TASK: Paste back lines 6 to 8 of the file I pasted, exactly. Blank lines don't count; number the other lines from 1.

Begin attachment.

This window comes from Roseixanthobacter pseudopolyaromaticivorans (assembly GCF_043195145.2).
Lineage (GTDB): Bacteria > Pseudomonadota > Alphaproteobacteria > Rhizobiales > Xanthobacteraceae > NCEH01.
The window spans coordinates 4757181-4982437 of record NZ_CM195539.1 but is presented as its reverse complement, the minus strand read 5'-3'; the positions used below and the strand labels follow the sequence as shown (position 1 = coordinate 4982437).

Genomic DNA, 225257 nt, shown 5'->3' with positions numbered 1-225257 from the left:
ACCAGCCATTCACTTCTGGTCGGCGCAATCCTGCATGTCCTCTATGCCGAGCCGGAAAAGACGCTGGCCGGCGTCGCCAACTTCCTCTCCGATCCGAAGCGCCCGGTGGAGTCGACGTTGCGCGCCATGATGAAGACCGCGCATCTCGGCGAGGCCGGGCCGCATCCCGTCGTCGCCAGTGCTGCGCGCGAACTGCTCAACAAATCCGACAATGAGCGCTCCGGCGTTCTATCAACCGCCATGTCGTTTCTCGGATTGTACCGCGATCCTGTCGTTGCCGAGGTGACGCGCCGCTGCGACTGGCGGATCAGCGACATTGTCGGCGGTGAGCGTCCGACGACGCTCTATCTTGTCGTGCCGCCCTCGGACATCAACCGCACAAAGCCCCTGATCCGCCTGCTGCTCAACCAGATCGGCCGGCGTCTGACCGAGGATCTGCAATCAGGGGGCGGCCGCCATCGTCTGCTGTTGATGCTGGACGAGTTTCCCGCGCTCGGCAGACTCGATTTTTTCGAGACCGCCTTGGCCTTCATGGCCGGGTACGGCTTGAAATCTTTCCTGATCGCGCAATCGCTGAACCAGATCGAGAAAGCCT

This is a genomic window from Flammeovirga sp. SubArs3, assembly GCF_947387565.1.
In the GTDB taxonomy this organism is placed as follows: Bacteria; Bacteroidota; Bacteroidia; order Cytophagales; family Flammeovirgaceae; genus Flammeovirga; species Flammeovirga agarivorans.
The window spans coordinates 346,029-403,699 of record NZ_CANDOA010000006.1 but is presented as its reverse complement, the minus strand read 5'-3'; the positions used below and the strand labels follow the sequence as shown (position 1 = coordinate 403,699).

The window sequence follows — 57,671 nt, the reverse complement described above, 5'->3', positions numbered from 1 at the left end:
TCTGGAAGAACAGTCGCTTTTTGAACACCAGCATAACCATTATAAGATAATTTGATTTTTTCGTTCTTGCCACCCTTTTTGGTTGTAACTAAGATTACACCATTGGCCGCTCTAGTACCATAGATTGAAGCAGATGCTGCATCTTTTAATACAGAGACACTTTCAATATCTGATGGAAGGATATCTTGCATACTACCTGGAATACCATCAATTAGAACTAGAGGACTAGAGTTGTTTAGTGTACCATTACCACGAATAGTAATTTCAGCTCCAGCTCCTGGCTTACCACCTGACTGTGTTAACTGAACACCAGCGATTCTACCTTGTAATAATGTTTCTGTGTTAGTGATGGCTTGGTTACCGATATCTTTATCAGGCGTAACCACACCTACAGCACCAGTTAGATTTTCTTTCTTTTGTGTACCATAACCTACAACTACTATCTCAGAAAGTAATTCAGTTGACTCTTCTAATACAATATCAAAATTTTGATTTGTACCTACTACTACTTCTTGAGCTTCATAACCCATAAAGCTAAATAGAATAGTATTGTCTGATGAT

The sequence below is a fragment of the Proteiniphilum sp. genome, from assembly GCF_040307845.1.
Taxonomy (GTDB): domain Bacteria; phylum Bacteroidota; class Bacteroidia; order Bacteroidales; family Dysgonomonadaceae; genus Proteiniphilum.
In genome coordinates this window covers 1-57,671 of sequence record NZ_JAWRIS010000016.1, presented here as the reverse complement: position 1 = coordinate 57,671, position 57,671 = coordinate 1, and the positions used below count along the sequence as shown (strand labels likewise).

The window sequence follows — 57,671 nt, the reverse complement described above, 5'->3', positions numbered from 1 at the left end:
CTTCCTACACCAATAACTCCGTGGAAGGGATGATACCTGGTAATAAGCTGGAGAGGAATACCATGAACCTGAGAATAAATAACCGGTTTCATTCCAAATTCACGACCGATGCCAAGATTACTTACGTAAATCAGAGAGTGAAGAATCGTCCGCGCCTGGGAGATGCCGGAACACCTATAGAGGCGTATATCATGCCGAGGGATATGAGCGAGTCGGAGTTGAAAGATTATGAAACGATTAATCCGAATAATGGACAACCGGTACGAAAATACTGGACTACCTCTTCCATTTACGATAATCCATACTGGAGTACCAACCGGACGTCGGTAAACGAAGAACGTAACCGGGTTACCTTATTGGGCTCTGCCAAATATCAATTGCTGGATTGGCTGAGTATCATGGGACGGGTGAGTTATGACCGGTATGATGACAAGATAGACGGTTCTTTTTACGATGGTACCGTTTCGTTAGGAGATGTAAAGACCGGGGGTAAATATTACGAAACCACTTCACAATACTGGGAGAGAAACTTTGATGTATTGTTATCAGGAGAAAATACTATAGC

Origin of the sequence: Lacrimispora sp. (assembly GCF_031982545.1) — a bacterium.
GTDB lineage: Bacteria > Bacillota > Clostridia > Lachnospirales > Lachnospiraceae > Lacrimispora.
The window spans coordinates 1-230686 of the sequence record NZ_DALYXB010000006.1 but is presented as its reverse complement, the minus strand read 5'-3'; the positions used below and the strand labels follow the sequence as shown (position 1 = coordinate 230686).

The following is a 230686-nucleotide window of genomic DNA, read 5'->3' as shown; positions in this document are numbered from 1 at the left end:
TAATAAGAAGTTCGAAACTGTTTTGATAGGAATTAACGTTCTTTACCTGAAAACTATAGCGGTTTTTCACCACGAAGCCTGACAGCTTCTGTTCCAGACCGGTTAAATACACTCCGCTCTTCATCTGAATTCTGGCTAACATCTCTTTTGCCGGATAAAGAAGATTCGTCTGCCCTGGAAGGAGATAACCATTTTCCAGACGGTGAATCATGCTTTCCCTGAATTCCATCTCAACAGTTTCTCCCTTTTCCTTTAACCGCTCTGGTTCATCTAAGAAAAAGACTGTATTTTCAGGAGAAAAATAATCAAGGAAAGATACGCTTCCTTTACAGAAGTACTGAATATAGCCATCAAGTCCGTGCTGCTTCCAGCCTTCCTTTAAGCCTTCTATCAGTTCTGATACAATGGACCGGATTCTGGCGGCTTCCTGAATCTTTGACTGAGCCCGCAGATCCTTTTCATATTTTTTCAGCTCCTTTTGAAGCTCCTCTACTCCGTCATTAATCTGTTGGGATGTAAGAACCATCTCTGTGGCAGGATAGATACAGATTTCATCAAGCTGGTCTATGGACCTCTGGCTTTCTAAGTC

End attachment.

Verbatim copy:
This is a genomic window from Flammeovirga sp. SubArs3, assembly GCF_947387565.1.
In the GTDB taxonomy this organism is placed as follows: Bacteria; Bacteroidota; Bacteroidia; order Cytophagales; family Flammeovirgaceae; genus Flammeovirga; species Flammeovirga agarivorans.
The window spans coordinates 346,029-403,699 of record NZ_CANDOA010000006.1 but is presented as its reverse complement, the minus strand read 5'-3'; the positions used below and the strand labels follow the sequence as shown (position 1 = coordinate 403,699).